STUDIES THAT HAVE PREVIOUSLY RECEIVED FUNDING

EARLIER FUNDED RESEARCH AND OUTCOMES

2014 Funded Projects (Click here to view)

  • Feline Immunodeficiency Virus (FIV) diagnostic test study, University of Sydney, July 2014
  • Feline herpesvirus-1 (FHV-1) vaccine study, University of Melbourne, March 2014

2013 Funded Projects (Click here to view)

  • Diabetes gene study, University of Sydney, August 2013
  • Diabetes gene study, The University of Queensland, April 2013
  • Diabetes clinical management study, University of Melbourne, April 2013

2012 Funded Projects (Click here to view)

  • Haemotropic mycoplasma infection study, University of Sydney, November 2012
  • Feline leprosy syndrome study, University of Melbourne, August 2012
  • Hyperthyroidism and environment study, University of Sydney, August 2012

2007 to 2011 Funded Projects and Outcomes (Click here to view)

  • Hyperthyroidism study, University of Sydney, October 2011
  • Diabetes study, The University of Queensland, September 2011
  • Permethrin insecticide toxicity treatment study, Murdoch University, Western Australia, April 2011
  • Feline Calcivirus study, University of Melbourne, August 2010
  • Invasive Aspergillosis (fungal) infection study, University of Sydney, May 2009
  • Feline Leukaemia Virus study Stage II, University of Sydney, June 2009
  • Feline Leukaemia Virus study, University of Sydney, April 2007
  • Investigations into glomerular disease in young, related Abyssinians, University of Sydney, April 2007

STUDIES WHERE RESEARCHERS HAVE CONTACTED THE FHRF FOR NON-MONETARY ASSISTANCE

Osteoporosis study, University of Melbourne

When working at the University of Melbourne, Dr Linda Abraham and Dr Sue Bennett asked for assistance with the collection of urine samples and bone density measurements from cats six years of age or older. These studies aimed to help answer whether cats are likely to develop weak bones when suffering from age-onset conditions such as hyperthyroidism or chronic renal failure.

Hypokalaemic Myopathy in Burmese cats, University of Sydney

Previously Dr Richard Malik had requested assistance with blood samples from Burmese cats affected or related to cats with Hypokalaemic Myopathy. This study was part of an international group encompassing feline clinicians in collaboration with Professor Leslie Lyons and her post-doctoral fellow, Dr Barbara Gandolfi who conducted a genome-wide association scan using the new Illumina feline SNP chip. DNA sequencing revealed there was a gene mutation affecting normal production of a particular enzyme (WNK4) in the kidney resulting in excessive potassium loss into the urine. This was the cause of the Hypokalaemia, which in turn caused the muscle weakness and other signs.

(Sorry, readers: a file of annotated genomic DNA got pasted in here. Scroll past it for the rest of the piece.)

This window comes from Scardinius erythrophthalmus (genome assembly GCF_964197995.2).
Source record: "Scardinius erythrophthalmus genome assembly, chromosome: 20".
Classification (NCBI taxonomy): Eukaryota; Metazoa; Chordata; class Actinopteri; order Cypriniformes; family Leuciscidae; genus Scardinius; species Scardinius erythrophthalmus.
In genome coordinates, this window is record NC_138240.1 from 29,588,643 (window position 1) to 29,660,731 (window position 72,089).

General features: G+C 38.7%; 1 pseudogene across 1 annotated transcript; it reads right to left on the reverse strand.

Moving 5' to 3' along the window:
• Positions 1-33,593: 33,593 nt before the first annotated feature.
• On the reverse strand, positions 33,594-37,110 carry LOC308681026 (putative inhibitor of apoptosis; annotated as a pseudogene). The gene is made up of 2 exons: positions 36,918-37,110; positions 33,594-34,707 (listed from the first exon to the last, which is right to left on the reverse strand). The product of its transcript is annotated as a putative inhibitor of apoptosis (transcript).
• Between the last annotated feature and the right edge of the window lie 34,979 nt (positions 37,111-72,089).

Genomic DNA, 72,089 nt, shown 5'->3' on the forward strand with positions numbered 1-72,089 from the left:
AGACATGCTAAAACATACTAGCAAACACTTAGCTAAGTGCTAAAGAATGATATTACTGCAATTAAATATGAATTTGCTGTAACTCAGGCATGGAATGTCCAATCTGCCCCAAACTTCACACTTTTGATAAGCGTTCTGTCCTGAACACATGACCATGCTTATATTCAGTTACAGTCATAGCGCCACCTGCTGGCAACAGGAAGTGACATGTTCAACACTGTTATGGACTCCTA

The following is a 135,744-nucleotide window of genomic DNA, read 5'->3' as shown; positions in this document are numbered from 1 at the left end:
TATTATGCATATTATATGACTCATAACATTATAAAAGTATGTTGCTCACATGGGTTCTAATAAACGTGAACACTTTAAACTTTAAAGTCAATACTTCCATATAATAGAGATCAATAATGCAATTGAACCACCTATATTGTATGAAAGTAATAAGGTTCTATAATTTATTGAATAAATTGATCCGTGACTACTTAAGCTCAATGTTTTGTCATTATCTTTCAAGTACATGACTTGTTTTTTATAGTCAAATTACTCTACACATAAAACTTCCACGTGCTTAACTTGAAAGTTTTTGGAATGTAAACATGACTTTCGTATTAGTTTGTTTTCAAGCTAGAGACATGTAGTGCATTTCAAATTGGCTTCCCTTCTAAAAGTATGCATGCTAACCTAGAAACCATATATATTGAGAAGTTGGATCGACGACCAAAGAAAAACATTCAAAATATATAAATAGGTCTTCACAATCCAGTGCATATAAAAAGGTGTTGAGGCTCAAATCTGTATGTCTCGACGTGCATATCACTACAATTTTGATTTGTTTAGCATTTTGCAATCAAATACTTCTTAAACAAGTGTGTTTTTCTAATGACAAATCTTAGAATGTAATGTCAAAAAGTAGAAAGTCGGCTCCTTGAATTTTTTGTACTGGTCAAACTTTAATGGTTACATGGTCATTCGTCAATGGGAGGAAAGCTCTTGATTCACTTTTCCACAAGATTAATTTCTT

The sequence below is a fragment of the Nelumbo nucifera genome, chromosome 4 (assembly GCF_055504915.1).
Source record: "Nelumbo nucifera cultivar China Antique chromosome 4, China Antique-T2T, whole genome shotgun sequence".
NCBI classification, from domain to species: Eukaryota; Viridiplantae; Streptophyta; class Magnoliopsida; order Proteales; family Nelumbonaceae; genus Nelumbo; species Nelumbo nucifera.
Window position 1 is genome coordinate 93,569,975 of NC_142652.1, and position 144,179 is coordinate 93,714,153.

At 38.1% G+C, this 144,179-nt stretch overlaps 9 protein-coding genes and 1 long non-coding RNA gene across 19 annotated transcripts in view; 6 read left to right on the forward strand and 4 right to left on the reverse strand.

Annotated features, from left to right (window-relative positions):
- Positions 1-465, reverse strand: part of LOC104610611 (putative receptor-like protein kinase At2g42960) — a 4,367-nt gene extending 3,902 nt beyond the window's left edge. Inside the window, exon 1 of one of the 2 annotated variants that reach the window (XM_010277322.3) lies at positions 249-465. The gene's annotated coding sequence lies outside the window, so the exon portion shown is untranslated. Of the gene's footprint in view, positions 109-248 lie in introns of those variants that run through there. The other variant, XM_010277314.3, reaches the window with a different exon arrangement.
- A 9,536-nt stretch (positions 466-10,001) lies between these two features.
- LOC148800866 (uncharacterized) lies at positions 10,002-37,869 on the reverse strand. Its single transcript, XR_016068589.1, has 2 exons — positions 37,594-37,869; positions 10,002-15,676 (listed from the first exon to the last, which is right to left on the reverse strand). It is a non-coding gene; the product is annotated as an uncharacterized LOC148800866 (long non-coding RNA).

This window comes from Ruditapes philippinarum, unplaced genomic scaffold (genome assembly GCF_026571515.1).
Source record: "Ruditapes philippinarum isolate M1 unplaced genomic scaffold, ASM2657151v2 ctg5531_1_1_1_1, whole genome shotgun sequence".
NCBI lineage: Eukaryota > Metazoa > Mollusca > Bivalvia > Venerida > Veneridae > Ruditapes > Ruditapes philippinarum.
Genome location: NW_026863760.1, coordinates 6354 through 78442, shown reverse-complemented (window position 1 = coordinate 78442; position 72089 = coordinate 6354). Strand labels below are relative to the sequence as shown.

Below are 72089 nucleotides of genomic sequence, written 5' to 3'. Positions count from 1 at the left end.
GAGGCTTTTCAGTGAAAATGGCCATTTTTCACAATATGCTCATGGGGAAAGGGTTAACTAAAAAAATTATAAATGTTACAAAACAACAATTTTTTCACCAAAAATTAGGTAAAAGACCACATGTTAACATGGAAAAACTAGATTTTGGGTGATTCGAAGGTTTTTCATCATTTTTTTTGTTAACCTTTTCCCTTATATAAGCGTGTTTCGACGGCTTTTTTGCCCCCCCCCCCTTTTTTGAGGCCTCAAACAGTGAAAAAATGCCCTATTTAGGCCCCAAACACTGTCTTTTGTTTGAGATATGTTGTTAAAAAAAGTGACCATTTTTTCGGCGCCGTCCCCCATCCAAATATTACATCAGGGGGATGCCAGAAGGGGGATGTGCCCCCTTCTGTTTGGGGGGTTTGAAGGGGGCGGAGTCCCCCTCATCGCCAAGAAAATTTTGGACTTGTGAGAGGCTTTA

A PCR laboratory diagnostic test for Hypokalemia has been developed and is now offered commercially to any breeder or veterinarian (at UC Davis and at the University of Bristol) and will not only confirm the diagnosis in cats showing signs, but identify carriers. The results of this international study have been published in the online open access journal PLoS One 7(12) e53713 in December 2012.

Feline Behavior study, East Chatswood Cat Clinic, NSW

As part of her interest in cat behavior, Dr Kim Kendall contacted the FHRF for help with conducting some research into feline behavior. Dr Kendall and Dr Jacqui Ley have completed their studies, presented their results at the International Veterinary Behavior Meeting in Italy in June 2007, and published them in Journal of Veterinary Behavior: Clinical Applications and Research 3(6): 244–247 in November 2008. Dr Kendall thanked the supporters of the FHRF for their participation in the research survey. Dr Kendall and Dr Ley are both Members of the Australian College of Veterinary Scientists in Animal Behavior as they are Veterinary Behaviorists.

Feline orofacial pain syndrome, cutaneous asthenia and diabetes mellitus in Burmese cat study, University of Sydney, December 2012

Dr Richard Malik, University of Sydney, requested assistance with one ml blood samples in EDTA from Burmese cats affected with feline orofacial pain syndrome, cutaneous asthenia (Ehlers Danlos syndrome; or “stretchy skin disease”) and diabetes mellitus (sugar diabetes). This study was part of collaboration with an expanded group of veterinarians and scientists that aims to identify the genes responsible for these conditions in Burmese cats.

Have any questions or ideas?

felinehealthresearchfund@yahoo.com.au

Helen Radoslovich: 0408 812 319